The focus is on developing the product, as opposed to just only being transactional with a client. You can be transactional with MakerOS, but you can be more consultative and build relationships, and I think that is a big deal. Most people don’t pay attention to that fact. Businesses are built on relationships and MakerOS is the only engineering manufacturing platform that allows you to do that.
Automated quoting systems are great, but it doesn’t solve the issue of building relationships with clients. The automated quoters are just one part of the system. You need to be able to have transparency in the collaboration and development of that product, with your team internally and with the client directly.
Learn more and start for free at makeros.com. There’s no credit card required to get started.
About the Author, Mike Moceri
Mike Moceri has deep experience in manufacturing, design, and software. In 2013, he co-founded the world’s first 3D printing retail service bureau in Chicago. In 2014 he founded Manulith, a 3D printing, and product design agency, where his clientele included Fortune 500 companies within the aerospace, automotive, and medical industries. Mike is also a mentor at Stanley+Techstars Additive Manufacturing Accelerator, a mentor at WeWork Labs in NYC, and formerly a mentor at TechTown Detroit. He’s previously been featured on MSN, Make Magazine, NBC, and the Encyclopedia Britannica. D-Business Magazine called him the “Face of 3D printing.” Mike is currently the founder and CEO of MakerOS, an all-in-one business operating software for manufacturers, engineers, designers, and fabricators to facilitate modern product development.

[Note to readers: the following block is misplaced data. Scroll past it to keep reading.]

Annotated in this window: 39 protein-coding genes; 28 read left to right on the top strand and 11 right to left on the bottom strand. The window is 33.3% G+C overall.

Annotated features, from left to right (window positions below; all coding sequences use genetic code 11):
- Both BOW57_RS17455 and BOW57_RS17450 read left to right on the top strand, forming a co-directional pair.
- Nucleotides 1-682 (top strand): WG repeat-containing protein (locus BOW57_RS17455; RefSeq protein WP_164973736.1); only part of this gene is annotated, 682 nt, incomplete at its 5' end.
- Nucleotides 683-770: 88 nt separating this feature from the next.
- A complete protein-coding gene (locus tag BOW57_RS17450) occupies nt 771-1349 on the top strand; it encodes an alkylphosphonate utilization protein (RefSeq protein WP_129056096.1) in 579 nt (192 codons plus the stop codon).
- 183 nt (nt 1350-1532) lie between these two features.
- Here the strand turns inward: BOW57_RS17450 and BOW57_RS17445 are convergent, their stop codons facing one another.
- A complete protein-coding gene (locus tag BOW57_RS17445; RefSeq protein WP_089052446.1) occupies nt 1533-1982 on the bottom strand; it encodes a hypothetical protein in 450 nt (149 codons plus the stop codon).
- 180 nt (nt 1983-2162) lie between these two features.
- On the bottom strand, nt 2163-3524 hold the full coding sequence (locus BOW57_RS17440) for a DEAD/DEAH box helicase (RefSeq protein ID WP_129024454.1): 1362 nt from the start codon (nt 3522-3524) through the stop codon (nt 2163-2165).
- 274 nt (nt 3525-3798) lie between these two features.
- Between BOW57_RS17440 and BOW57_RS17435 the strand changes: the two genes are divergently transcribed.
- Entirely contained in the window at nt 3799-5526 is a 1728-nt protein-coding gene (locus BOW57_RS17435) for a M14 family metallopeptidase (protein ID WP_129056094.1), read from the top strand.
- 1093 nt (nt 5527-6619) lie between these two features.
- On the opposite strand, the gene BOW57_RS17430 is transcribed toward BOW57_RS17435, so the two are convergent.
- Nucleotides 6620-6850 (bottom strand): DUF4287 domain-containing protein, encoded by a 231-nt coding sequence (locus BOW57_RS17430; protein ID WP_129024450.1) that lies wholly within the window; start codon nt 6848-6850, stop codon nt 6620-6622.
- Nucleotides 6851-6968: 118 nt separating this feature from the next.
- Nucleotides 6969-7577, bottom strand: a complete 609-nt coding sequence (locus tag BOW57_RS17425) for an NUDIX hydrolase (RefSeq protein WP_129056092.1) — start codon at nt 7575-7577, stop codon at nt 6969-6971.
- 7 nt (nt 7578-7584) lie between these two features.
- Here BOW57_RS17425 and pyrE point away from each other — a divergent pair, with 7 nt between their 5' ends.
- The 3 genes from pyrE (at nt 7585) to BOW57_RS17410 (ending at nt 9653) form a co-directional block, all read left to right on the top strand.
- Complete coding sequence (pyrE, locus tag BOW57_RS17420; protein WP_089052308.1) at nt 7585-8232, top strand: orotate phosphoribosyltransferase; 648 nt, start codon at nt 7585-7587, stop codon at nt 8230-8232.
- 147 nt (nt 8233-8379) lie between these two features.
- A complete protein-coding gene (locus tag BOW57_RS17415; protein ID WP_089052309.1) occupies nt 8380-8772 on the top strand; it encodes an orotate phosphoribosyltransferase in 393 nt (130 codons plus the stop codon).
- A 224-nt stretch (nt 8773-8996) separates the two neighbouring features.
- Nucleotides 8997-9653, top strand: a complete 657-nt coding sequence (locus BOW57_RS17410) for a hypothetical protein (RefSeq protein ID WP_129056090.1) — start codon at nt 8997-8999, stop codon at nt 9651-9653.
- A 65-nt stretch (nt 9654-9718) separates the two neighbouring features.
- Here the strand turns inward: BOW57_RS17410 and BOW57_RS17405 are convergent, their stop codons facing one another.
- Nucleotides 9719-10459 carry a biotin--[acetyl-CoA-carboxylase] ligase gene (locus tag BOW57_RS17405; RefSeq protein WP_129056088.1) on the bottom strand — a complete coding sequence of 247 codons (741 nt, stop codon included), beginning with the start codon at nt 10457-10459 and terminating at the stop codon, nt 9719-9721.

Subscribe to Our Email Newsletter
Stay up-to-date on all the latest news from the 3D printing industry and receive information and offers from third party vendors.
You May Also Like
Reebok and Dior Debut 3D Printed Shoes at Paris Fashion Week
Adidas, Carbon, and Oechsler have really been in the lead in 3D printing shoes. But, New Balance, Nike and others have tried, as well. It looks like the sneaker heads will have...
3D Printing News Briefs, January 21, 2023: 3D Printing Camp for Kids, Medical Devices, & More
Let’s get kids 3D printing! Kicking off 3D Printing News Briefs today, Anycubic and Yale Funbotics held virtual camps to introduce children to 3D modeling and 3D printing. Moving on...
Italian Defense Leader Leonardo Taps BEAMIT for 3D Printed Aircraft Parts
Italy’s BEAMIT Group was among the first to establish itself as a premier service bureau for high-end 3D printing applications, leading to large investments from Swedish engineering giant Sandvik. Now,...
3D Printing News Briefs, January 14, 2023: ImplementAM, Bioprinted Eye Tissue, & More
In 3D Printing News Briefs today, we’re starting with the launch of a case study-based AM workshop called ImplementAM. In business news, the latest distribution partner for Meltio’s wire laser...